Former world heavyweight champion Tyson Fury beats Sefer Seferi in comeback fight

Tyson Fury made a winning return to boxing on Saturday night, forcing Sefer Seferi to retire after four rounds of their heavyweight clash in Manchester.

The 29-year-old former world champion was back in the ring for the first time since beating Wladimir Klitschko in November 2015.

A combination of personal issues and an anti-doping case kept Fury away from the sport.

He never looked troubled against Albanian opponent Seferi, ten years his senior and almost a foot smaller than the Briton, in what proved to be a farcical match-up.

The contest at times resembled a pantomine with Fury gurning and throwing his arms into the air through much of the opening round.

By the fourth it became apparent Fury, who sporadically unloaded right hands, could end the fight when ever he wished – but the decision was taken out of his hands by Seferi’s corner when they withdrew their man at the end of the round.

With boos ringing down from the upper tiers, it was hardly the victorious homecoming Fury had in mind, although much more relevant contests are sure to follow.

His promoter Frank Warren is evidently intent on keeping Fury busy as he begins his long road back towards the top, and he is next scheduled to fight at Windsor Park in Belfast on August 18.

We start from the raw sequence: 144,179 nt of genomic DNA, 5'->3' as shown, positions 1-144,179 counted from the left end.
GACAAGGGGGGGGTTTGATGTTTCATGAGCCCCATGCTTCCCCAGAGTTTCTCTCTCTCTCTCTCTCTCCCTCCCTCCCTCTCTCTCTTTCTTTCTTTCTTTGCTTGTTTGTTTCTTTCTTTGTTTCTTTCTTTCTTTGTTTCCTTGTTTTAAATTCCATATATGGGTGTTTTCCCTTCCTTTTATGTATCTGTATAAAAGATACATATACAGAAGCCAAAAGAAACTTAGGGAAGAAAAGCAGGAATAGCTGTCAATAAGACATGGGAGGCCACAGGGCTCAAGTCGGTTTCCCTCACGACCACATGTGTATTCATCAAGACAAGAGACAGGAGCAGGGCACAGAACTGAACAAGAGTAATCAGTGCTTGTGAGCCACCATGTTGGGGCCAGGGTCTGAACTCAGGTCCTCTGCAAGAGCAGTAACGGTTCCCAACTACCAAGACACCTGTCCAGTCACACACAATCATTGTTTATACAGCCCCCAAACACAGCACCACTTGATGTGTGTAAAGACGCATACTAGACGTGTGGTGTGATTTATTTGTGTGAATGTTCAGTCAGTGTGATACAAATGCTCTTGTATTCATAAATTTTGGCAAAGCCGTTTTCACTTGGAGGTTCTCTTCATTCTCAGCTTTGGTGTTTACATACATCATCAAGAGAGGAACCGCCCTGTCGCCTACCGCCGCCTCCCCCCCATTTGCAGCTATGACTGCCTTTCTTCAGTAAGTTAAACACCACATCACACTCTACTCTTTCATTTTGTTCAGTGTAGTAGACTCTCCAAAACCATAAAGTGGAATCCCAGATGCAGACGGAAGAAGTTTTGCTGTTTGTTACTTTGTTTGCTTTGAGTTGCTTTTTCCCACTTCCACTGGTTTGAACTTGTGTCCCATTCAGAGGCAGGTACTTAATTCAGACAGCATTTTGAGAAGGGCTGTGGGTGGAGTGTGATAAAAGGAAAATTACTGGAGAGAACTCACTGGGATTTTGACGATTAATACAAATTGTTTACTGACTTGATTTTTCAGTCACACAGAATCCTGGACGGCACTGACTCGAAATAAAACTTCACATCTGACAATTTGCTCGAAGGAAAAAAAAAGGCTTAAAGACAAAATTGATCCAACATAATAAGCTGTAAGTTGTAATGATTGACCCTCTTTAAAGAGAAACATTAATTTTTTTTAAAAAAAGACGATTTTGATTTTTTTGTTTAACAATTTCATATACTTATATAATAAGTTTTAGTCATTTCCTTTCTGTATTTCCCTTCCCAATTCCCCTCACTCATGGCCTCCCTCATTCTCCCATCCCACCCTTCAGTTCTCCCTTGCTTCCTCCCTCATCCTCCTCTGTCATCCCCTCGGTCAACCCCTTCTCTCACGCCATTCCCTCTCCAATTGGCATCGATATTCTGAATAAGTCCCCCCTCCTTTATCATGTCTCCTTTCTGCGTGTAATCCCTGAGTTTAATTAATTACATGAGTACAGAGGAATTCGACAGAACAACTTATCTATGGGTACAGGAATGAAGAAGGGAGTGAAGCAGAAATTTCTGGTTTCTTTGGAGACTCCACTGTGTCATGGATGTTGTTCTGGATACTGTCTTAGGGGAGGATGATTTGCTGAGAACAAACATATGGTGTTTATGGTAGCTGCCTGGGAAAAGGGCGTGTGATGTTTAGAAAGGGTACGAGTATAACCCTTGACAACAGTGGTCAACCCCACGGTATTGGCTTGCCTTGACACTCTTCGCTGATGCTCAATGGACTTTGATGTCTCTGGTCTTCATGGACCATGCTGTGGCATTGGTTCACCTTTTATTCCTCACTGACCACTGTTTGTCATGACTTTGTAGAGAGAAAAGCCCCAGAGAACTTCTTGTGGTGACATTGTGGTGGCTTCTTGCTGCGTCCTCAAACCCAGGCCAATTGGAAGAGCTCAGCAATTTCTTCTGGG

It would do him good to have few nights as facile at this one, with the majority of the aggression in the arena supplied instead by a small pocket of fans who sparked a brief brawl midway through the bout.

Seferi’s unsatisfactory withdrawal sent the boos – and the occasional drinks bottle – cascading down from the upper tiers, but for Fury at least, it is simply a case of reigniting a career that still promises much.

Speaking in the ring straight after the fight, Fury promised the boxing world that better is to come in 2018.

He vowed: “I’m happy to to be back and I’ll take my career very seriously this time. I won’t take anything for granted and I’ll enjoy every moment.

“I’ll have a world title by the end of the year.”

Meanwhile, Terry Flanagan failed in his attempt to emulate his hero Ricky Hatton and become a two-weight world champion on the undercard.

Flanagan suffered a split decision defeat to American Maurice Hooker for the vacant WBO super-lightweight title, with two judges favouring Hooker 117-111 and 115-113, and the third going for Flanagan 117-111.

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